To the large charities, bequests make up a large part, sometimes half, of their income. Last year, the RNLI received pounds 31m in bequests.

By percentage, most is given to health and medical research and least to the arts, welfare and education. However, experienced fundraisers realise that bequests, by their nature, are an unreliable source of income.

For smaller charities there is some comfort in the CAF's recent Individual Giving Survey which shows that most people give to their local charity first, then to a national organisation and thirdly, to an overseas agency. Some large charities have local branches and now medium-sized charities are following suit. This month Motability, which provides adapted cars and powered wheelchairs to disabled people, is starting a local branch in Leeds to cover the northeast of England. Since its founding in 1977, Motability has been based in London; Leeds is its second office out of town, the first being in Manchester. The long-term aim is to redirect the central office's fundraising role into a network of regional offices.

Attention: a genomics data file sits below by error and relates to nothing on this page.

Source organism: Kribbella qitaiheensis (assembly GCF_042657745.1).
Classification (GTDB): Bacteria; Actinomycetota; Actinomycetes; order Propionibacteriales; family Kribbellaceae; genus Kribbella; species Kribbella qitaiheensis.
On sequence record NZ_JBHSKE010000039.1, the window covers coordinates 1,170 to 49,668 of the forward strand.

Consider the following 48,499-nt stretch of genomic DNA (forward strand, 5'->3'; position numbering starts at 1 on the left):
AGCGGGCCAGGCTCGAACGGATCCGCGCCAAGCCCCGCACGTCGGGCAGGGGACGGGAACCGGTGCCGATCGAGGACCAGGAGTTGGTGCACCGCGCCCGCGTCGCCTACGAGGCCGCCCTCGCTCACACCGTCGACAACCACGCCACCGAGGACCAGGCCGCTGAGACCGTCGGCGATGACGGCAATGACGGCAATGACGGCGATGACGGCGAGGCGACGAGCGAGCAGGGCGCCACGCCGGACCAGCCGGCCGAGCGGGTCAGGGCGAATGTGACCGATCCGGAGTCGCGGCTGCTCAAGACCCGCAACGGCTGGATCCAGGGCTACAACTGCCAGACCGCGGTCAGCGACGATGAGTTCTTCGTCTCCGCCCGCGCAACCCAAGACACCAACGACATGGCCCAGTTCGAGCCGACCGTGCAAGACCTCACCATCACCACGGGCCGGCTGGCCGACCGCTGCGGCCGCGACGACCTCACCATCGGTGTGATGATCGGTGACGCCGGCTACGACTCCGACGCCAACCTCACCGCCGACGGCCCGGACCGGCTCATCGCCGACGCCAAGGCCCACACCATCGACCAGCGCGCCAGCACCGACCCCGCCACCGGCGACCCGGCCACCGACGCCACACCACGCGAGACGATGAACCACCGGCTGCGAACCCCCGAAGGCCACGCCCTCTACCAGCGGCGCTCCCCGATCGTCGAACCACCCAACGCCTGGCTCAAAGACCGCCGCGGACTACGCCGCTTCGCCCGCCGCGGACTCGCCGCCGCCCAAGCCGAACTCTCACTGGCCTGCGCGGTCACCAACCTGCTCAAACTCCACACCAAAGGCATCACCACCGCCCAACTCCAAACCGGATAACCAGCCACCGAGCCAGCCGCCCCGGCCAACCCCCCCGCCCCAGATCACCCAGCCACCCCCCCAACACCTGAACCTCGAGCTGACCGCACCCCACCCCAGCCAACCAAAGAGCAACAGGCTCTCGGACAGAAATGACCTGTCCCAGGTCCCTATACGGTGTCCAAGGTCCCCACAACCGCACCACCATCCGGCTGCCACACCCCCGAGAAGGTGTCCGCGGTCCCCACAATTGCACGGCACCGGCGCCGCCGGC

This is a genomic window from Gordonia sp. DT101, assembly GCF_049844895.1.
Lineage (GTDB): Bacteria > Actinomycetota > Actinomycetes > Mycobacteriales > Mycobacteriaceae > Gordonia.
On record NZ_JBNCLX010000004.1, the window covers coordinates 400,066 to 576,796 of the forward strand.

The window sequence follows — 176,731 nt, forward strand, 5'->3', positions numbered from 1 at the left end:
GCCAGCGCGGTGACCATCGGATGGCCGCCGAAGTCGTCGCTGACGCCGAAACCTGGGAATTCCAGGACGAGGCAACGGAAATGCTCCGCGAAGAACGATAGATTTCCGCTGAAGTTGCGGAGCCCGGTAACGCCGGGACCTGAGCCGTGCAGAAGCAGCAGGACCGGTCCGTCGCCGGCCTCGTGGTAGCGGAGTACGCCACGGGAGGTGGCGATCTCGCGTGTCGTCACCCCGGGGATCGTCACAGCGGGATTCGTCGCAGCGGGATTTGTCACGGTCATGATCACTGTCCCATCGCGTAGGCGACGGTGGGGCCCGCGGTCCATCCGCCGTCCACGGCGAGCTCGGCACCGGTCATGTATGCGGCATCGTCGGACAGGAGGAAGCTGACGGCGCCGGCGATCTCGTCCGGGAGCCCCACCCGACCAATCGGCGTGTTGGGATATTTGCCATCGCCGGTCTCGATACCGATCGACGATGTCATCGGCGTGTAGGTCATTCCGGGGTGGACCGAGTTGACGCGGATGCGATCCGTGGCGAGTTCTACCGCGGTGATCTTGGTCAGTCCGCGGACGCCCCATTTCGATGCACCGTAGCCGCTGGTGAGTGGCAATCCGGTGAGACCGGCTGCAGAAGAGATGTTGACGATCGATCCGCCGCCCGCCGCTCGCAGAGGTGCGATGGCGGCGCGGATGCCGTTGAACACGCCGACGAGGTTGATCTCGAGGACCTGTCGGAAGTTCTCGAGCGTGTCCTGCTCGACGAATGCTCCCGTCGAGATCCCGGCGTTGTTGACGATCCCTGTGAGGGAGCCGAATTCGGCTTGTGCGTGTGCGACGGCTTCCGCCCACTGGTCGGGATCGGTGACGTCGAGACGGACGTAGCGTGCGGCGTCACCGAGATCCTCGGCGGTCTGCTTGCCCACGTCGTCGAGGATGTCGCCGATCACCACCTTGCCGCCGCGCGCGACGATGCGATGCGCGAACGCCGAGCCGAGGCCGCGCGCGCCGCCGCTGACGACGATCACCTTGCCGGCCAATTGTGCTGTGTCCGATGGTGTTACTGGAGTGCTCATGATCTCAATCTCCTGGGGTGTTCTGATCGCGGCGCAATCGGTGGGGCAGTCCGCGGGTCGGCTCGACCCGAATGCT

Motability's decision is partly because traditional sources of funds - company trusts, charitable foundations and company donations - have shrunk recently. 'Motability has a backlog of grant applications, so we have do something fundamental with our fundraising,' explains Joanna Singleton, who is establishing the Leeds office. (She is on secondment - another form of charitable giving which more businesses are favouring - from KPMG Management Consultants.)

Ms Singleton intends to involve local companies and groups in fundraising for a specific regional need instead of asking them for a donation. 'Car dealers have a powerful incentive: we need to raise money so that we can buy and adapt more cars for local people,' she says. In June, Motability's purchasing power accounted for 5.9 per cent of new UK car registrations, and it will soon put its 300,000th adapted car on the road.